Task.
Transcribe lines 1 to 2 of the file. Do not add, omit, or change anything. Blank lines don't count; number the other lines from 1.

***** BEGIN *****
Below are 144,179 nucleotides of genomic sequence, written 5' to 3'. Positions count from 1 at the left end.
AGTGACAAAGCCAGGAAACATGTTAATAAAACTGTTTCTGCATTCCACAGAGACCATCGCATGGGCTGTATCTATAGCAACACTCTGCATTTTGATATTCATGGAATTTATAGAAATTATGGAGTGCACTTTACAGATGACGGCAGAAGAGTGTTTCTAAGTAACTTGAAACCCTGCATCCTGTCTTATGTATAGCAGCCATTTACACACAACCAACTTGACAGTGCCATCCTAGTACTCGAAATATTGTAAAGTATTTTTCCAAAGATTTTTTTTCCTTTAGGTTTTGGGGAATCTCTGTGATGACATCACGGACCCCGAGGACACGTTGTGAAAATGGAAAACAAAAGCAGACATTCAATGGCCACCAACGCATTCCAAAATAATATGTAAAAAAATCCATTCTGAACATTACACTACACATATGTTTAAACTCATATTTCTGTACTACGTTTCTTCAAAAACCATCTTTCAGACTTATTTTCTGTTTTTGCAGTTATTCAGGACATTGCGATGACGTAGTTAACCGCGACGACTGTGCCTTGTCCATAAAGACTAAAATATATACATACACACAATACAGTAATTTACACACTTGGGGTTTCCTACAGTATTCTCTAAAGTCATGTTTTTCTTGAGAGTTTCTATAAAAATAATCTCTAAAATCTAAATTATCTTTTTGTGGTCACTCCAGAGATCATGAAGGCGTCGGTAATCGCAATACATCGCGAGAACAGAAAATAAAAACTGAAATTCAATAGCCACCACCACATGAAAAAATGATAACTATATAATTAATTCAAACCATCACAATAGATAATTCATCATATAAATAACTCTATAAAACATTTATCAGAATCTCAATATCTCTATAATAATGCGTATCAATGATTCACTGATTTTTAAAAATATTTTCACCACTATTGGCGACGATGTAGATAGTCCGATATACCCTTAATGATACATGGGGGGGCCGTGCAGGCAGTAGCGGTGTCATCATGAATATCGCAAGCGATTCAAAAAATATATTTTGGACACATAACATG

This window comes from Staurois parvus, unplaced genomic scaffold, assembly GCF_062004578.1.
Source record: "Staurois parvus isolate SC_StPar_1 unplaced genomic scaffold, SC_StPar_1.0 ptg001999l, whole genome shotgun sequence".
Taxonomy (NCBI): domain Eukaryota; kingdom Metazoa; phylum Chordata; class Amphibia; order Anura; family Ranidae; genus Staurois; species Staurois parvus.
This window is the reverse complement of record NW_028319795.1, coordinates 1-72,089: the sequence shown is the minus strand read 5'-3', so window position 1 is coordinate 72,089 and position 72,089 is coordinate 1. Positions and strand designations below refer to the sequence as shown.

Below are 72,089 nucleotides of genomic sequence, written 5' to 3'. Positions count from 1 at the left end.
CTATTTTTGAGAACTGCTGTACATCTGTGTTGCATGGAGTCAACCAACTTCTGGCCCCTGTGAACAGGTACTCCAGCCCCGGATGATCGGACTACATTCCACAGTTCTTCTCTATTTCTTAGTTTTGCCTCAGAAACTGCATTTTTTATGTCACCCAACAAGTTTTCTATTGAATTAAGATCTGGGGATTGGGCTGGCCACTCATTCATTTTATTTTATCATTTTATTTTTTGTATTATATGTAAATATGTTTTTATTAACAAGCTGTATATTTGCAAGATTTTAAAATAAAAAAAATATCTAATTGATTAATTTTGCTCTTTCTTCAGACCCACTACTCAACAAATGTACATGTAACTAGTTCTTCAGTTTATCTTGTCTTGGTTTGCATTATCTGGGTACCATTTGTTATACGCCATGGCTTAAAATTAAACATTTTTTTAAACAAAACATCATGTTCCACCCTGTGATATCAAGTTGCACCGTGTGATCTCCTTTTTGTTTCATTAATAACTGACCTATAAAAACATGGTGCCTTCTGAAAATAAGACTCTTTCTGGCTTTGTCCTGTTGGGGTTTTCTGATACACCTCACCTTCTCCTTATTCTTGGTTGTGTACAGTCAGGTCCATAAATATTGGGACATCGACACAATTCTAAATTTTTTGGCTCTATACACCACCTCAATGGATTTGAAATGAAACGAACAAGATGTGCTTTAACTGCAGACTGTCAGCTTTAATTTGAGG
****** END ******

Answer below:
Below are 144,179 nucleotides of genomic sequence, written 5' to 3'. Positions count from 1 at the left end.
AGTGACAAAGCCAGGAAACATGTTAATAAAACTGTTTCTGCATTCCACAGAGACCATCGCATGGGCTGTATCTATAGCAACACTCTGCATTTTGATATTCATGGAATTTATAGAAATTATGGAGTGCACTTTACAGATGACGGCAGAAGAGTGTTTCTAAGTAACTTGAAACCCTGCATCCTGTCTTATGTATAGCAGCCATTTACACACAACCAACTTGACAGTGCCATCCTAGTACTCGAAATATTGTAAAGTATTTTTCCAAAGATTTTTTTTCCTTTAGGTTTTGGGGAATCTCTGTGATGACATCACGGACCCCGAGGACACGTTGTGAAAATGGAAAACAAAAGCAGACATTCAATGGCCACCAACGCATTCCAAAATAATATGTAAAAAAATCCATTCTGAACATTACACTACACATATGTTTAAACTCATATTTCTGTACTACGTTTCTTCAAAAACCATCTTTCAGACTTATTTTCTGTTTTTGCAGTTATTCAGGACATTGCGATGACGTAGTTAACCGCGACGACTGTGCCTTGTCCATAAAGACTAAAATATATACATACACACAATACAGTAATTTACACACTTGGGGTTTCCTACAGTATTCTCTAAAGTCATGTTTTTCTTGAGAGTTTCTATAAAAATAATCTCTAAAATCTAAATTATCTTTTTGTGGTCACTCCAGAGATCATGAAGGCGTCGGTAATCGCAATACATCGCGAGAACAGAAAATAAAAACTGAAATTCAATAGCCACCACCACATGAAAAAATGATAACTATATAATTAATTCAAACCATCACAATAGATAATTCATCATATAAATAACTCTATAAAACATTTATCAGAATCTCAATATCTCTATAATAATGCGTATCAATGATTCACTGATTTTTAAAAATATTTTCACCACTATTGGCGACGATGTAGATAGTCCGATATACCCTTAATGATACATGGGGGGGCCGTGCAGGCAGTAGCGGTGTCATCATGAATATCGCAAGCGATTCAAAAAATATATTTTGGACACATAACATG